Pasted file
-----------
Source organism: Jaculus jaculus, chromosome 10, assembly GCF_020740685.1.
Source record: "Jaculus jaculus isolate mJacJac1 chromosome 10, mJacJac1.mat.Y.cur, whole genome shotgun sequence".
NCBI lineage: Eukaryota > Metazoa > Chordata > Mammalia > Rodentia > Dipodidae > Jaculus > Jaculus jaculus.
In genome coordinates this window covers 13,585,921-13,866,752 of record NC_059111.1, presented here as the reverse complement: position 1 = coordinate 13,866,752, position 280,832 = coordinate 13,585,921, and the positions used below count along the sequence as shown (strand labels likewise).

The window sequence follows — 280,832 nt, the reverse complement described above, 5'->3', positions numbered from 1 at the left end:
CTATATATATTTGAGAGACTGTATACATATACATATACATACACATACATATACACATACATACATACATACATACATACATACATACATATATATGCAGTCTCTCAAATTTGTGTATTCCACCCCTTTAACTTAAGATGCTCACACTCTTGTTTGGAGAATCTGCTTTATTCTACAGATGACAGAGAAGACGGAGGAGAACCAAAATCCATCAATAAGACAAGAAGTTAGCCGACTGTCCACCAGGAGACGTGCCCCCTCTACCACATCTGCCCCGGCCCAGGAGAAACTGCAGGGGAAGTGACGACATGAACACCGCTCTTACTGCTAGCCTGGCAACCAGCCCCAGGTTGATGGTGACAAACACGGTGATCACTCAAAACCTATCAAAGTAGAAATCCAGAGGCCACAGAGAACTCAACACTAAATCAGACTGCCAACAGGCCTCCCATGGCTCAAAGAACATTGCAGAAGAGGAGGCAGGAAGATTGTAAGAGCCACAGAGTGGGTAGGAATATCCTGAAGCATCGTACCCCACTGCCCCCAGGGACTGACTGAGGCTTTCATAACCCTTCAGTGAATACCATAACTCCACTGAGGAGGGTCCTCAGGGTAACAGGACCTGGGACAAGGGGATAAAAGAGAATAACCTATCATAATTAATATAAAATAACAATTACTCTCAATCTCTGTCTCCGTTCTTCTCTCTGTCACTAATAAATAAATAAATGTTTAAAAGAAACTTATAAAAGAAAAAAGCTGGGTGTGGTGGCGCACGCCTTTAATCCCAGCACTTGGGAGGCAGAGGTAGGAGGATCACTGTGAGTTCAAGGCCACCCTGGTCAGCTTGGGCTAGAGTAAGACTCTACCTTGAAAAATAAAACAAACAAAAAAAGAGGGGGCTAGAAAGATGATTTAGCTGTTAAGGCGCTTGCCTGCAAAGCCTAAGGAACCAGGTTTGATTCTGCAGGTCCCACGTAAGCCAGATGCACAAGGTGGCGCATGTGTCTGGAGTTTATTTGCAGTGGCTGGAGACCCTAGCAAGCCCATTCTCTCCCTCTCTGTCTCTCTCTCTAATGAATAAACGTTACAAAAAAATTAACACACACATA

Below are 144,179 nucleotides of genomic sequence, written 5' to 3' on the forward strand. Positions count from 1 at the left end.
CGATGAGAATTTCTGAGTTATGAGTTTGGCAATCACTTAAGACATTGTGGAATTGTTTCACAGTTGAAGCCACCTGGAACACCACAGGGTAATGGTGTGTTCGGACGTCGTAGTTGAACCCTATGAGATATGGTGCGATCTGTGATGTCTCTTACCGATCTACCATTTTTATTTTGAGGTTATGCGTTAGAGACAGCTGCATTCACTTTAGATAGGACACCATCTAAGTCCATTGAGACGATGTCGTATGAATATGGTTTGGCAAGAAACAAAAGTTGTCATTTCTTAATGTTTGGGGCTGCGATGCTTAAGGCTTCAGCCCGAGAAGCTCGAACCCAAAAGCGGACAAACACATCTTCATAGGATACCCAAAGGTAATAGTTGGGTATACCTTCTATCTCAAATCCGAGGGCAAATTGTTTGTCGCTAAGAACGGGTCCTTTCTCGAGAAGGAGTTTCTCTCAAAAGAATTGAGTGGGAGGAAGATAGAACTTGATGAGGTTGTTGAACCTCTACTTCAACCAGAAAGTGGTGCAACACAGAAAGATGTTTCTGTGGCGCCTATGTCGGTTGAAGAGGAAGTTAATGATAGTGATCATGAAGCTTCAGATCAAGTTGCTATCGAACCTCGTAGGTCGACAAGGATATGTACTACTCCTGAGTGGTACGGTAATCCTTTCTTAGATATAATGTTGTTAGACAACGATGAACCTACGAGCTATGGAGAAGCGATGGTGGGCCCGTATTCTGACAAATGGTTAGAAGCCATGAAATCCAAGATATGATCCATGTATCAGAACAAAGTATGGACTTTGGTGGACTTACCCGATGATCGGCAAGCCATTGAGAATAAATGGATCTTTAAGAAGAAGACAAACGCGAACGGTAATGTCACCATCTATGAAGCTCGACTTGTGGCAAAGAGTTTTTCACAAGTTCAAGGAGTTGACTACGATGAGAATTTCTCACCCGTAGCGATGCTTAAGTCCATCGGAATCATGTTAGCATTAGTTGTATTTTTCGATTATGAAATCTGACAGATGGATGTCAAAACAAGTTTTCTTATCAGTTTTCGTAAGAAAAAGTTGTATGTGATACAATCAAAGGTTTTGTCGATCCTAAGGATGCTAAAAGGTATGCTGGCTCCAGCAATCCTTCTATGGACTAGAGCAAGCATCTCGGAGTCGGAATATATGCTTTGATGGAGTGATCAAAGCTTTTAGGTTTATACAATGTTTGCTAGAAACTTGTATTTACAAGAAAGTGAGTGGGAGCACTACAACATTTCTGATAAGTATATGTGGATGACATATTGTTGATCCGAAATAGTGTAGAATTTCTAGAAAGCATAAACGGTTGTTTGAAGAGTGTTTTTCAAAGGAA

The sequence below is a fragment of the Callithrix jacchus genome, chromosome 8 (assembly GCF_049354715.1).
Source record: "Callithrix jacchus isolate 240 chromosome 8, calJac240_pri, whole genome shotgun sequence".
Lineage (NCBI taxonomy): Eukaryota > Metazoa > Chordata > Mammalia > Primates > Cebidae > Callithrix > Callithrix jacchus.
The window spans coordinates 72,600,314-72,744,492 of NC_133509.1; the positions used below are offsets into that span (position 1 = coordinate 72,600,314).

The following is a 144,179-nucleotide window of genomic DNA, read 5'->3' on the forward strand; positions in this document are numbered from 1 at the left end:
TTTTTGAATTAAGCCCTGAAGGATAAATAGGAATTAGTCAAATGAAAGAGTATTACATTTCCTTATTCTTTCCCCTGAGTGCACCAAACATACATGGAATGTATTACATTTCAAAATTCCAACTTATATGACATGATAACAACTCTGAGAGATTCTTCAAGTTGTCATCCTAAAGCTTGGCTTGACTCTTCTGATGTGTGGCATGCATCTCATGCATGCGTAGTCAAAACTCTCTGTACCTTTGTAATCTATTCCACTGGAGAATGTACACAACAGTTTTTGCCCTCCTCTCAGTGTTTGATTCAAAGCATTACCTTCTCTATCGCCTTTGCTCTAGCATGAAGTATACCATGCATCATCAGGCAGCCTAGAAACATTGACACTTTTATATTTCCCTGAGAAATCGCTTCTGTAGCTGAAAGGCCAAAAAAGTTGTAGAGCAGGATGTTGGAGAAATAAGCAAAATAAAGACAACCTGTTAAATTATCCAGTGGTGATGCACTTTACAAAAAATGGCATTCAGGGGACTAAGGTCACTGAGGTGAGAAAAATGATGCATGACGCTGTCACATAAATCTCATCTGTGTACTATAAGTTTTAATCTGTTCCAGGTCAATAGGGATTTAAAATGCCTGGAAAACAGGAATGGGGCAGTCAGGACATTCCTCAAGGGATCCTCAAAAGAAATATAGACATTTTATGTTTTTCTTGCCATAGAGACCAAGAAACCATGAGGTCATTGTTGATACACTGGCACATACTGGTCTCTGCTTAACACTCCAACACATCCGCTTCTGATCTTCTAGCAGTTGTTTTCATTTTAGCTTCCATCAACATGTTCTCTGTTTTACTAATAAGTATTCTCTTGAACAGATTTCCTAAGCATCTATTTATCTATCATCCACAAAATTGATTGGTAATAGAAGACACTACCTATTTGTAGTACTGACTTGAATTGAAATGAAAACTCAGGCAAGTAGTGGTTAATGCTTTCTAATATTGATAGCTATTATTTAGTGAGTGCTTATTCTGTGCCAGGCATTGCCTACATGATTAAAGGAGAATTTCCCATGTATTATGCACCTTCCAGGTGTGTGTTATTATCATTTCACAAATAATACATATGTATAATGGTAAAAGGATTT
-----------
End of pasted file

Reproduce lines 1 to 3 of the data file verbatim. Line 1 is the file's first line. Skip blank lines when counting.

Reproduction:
Source organism: Jaculus jaculus, chromosome 10, assembly GCF_020740685.1.
Source record: "Jaculus jaculus isolate mJacJac1 chromosome 10, mJacJac1.mat.Y.cur, whole genome shotgun sequence".
NCBI lineage: Eukaryota > Metazoa > Chordata > Mammalia > Rodentia > Dipodidae > Jaculus > Jaculus jaculus.